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Inside TDV - The Data Vault Blog

What Cloud-Based Data Recovery Can do for a Medical Practice

Athena Health has published a wonderful white paper (available from our friends at CloudTweaks.com) titled “What Cloud-based Services Can Do for Your Medical Practice” — and just as you would expect, it focuses on how cloud backup and data recovery solutions are becoming more prevalent in healthcare.

Despite the cloud’s widespread growth and potential, the healthcare IT world has been relatively late — and comparatively slow — to adopt its use, the white paper points out. But that’s changing, and said change is coming from within the industry.

data recovery healthcare white paper

From the Athena Health white paper, “What Cloud-based Services Can Do for Your Medical Practice.”

In 2011, in a New York Times opinion piece, an oncologist and college professor called for an electronic means to reduce massive waste in health care and eliminate paper-based administration, in the way “[b]anks, FedEx and scores of other businesses” have already done. That’s cloud-based backup and data recovery, folks.

The white paper notes that there are two main benefits for the healthcare industry by switching to cloud computing: Information (such as patient records and medical scans) becomes more readily available to participants, and costs go down.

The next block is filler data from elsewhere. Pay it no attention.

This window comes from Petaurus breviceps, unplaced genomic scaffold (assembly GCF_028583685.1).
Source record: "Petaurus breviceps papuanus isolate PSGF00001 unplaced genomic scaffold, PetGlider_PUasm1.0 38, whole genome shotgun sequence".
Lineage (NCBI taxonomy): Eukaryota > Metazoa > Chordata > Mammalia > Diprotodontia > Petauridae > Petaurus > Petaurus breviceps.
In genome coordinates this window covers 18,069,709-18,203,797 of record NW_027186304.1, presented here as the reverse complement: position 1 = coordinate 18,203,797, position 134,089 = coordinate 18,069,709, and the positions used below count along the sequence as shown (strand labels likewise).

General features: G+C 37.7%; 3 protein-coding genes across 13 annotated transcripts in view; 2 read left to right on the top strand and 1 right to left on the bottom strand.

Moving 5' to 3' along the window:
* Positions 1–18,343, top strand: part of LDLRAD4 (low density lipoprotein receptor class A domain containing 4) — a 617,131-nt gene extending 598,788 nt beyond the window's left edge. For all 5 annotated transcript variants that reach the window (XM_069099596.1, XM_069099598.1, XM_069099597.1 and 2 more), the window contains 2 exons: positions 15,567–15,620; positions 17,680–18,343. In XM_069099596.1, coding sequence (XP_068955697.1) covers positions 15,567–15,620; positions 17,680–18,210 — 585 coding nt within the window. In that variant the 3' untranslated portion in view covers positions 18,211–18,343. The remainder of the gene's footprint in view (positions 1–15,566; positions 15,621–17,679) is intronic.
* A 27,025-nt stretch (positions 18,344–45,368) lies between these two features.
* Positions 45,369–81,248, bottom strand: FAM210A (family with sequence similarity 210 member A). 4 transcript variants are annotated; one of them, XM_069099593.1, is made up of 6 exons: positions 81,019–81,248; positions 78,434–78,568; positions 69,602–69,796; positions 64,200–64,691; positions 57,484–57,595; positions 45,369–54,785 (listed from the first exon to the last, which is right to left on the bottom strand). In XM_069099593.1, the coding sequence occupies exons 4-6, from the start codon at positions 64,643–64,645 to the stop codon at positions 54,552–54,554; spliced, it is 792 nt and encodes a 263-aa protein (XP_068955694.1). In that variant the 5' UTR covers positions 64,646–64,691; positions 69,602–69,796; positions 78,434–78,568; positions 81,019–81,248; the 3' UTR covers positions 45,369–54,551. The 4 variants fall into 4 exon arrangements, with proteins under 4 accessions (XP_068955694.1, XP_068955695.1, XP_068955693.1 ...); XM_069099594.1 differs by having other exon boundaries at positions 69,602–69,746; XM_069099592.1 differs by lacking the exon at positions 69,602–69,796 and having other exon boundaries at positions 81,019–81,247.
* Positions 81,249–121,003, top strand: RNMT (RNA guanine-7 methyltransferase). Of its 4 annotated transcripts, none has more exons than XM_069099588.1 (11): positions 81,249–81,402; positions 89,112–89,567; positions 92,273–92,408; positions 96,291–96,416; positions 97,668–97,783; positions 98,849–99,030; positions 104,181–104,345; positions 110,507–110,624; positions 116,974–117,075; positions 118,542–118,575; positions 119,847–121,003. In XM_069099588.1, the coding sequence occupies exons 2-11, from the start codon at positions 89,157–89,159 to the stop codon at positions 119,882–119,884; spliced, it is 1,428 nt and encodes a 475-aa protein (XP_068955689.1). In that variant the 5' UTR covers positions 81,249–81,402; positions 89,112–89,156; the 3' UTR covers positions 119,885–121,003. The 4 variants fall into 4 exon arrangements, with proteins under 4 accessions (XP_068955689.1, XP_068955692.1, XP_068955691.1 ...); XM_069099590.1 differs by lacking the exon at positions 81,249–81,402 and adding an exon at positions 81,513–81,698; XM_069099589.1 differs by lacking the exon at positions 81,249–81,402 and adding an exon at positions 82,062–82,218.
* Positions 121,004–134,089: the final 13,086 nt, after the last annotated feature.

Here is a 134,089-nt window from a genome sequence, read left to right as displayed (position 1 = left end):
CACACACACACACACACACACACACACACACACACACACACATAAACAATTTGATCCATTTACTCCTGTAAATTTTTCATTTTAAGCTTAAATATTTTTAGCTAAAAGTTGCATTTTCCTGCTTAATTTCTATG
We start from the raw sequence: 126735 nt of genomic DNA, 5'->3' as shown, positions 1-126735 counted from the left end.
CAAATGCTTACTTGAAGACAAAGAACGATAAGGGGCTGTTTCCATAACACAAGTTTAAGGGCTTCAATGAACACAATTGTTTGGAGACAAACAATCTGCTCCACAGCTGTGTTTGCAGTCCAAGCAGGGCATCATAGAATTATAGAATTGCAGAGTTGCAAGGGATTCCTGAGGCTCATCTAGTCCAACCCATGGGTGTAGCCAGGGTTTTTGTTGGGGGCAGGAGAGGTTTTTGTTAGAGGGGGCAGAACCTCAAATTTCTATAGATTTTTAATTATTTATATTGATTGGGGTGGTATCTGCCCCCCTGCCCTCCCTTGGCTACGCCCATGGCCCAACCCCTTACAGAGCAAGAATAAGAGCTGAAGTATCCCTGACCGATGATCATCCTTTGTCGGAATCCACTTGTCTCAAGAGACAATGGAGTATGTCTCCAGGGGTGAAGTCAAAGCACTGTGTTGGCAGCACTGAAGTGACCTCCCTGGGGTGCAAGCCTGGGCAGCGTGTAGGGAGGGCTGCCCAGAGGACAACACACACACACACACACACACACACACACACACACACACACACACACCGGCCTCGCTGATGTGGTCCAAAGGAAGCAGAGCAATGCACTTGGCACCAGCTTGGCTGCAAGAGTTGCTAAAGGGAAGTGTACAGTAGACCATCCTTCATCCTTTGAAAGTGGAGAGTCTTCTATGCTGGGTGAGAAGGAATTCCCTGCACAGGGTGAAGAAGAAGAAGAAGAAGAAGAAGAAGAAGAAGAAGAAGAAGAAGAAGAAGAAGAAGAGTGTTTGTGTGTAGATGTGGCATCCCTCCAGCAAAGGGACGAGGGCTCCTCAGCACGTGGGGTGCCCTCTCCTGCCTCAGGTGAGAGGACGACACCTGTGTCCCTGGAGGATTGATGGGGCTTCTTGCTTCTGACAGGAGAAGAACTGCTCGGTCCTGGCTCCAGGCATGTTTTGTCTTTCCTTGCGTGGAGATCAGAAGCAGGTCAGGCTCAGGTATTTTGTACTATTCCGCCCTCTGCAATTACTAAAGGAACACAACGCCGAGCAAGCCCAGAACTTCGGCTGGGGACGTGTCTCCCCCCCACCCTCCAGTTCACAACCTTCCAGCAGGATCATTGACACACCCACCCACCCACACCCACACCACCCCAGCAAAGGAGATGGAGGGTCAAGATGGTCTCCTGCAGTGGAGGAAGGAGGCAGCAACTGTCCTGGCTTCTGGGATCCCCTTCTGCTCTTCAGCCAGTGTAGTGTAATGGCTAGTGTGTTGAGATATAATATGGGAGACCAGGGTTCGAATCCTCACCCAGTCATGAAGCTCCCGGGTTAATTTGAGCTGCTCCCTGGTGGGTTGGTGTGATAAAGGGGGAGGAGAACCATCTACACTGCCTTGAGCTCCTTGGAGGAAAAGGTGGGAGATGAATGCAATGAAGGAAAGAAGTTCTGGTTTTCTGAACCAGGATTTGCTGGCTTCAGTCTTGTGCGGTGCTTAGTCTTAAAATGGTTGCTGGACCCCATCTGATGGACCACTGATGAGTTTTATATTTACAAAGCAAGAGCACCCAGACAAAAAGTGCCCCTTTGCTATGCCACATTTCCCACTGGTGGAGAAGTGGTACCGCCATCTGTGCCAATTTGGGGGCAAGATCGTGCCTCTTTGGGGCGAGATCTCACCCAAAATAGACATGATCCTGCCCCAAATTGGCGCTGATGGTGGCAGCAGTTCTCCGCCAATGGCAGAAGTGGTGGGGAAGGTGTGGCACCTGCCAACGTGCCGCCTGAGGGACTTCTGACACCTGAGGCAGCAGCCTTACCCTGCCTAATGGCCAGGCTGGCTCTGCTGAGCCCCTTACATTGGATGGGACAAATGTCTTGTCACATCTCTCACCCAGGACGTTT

The white paper goes on to detail the cost savings cloud-based data recovery can provide (see table at right), as well as how perceptions of security problems have been overestimated.

“Although some medical professionals may be reluctant to have information ‘out there’ on the cloud,” the paper states, “it’s safe to say that cloud-based services offer distinct advantages in providing security.”

Among those advantages are the ability to back up data at a secure location that’s geographically separate from the primary location; the ability to apply a uniform, high level of security, privacy controls, and resources that can continually improve over time; and having a single, integrated database platform that makes information available without the risks inherent in cobbling together multiple information platforms.

In short, cloud backup and data recovery stand ready to revolutionize healthcare information technology. Across industries, global revenue from IT cloud services is expected to reach $72.9 billion in 2015, up from $21.5 billion in 2010, the white paper states. The projection is that over the next four to five years, the healthcare industry will get on board.

“What Cloud-based Services Can Do for Your Medical Practice” is a great read, and a must if you are in the healthcare IT business.

Are you in healthcare IT? If so, what do you think of cloud-based backup and data recovery? Leave your comments below.

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